Yesterday I was pleased to be a part of an important discussion on the future of food assistance as The Lugar Center and CSIS co-hosted USAID Administrator Shah and key leaders in the food aid and development realms.
As I noted in my opening remarks, the U.S. is the global leader in providing humanitarian food assistance, but the system under which much of this assistance is delivered was developed at a time of significant U.S. agricultural surpluses. For a host of factors, this system may no longer be the most effective one in getting food aid to hungry people. Further, often its cost no longer represents an efficient use of taxpayer dollars which is increasingly difficult to justify in a severely constrained budget environment.
At the event, Administrator Shah unveiled a new reform proposal which is a part of the Administration’s fiscal year 2014 budget request. Building on reforms first proposed under the George W. Bush Administration, the reforms are based on sound data and numerous reports documenting inefficiencies in the current system. Among the key points are a commitment of U.S. resources to provide assistance in times of unanticipated crisis and the flexibility to act quickly with a response. Further, while the reforms allow for this new flexibility in determining the best method for reaching people in need, the program would retain a minimum level of funding for historical methods of transfers of U.S. commodities via U.S.-flagged ships, thus preventing severe disruptions in the current system.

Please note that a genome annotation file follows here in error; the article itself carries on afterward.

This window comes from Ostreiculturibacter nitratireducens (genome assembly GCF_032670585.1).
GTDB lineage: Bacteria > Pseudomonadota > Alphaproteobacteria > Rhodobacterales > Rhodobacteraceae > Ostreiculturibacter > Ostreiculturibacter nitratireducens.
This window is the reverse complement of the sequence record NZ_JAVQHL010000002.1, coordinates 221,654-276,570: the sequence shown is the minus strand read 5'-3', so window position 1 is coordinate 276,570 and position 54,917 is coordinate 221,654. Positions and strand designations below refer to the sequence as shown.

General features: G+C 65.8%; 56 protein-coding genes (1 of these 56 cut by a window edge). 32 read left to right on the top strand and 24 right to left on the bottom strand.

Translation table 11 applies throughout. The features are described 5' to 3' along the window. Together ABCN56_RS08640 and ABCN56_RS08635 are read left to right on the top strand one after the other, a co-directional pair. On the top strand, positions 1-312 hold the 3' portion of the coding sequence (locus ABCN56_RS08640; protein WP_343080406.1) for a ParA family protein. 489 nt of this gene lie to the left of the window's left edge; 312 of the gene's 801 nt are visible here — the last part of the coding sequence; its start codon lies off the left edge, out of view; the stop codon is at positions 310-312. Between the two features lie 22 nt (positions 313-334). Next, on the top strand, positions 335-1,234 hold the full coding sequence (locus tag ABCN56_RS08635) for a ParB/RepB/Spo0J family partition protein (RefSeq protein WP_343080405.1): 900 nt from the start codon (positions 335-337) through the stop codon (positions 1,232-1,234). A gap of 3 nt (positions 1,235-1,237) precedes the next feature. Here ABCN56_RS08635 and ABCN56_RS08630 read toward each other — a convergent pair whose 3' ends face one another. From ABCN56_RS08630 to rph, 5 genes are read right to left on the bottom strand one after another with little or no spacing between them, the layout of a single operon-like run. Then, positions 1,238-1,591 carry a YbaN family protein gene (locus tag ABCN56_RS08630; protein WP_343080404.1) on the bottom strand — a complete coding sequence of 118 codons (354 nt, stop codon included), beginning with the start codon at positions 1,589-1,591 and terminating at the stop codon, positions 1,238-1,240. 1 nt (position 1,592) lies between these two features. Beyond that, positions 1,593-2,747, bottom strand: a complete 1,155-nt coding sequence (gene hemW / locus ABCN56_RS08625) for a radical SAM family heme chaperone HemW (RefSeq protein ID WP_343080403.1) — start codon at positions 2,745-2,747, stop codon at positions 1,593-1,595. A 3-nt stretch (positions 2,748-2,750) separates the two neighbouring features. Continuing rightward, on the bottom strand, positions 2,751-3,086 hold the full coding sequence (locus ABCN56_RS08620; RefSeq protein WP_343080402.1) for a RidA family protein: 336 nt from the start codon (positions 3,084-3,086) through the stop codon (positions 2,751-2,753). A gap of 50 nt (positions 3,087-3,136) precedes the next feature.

While the proposal is backed by data from more than a decade of studies including from Congress’ own Government Accountability Office (GAO), it is a bold one in that it represents real change from current practice. Further, as former Secretary of Agriculture Dan Glickman pointed out during the event’s panel discussion, it infringes on “turf” from one agency to another. While change is difficult anywhere, it is especially so in Washington when agency or congressional committee jurisdiction is involved. I am pleased to see a number of organizations endorse reform.
Turf aside, reform in our country’s food assistance processes and responsiveness deserves a fair hearing so that taxpayers’ dollars may be used most efficiently to feed the greatest numbers of hungry people, especially those in crisis.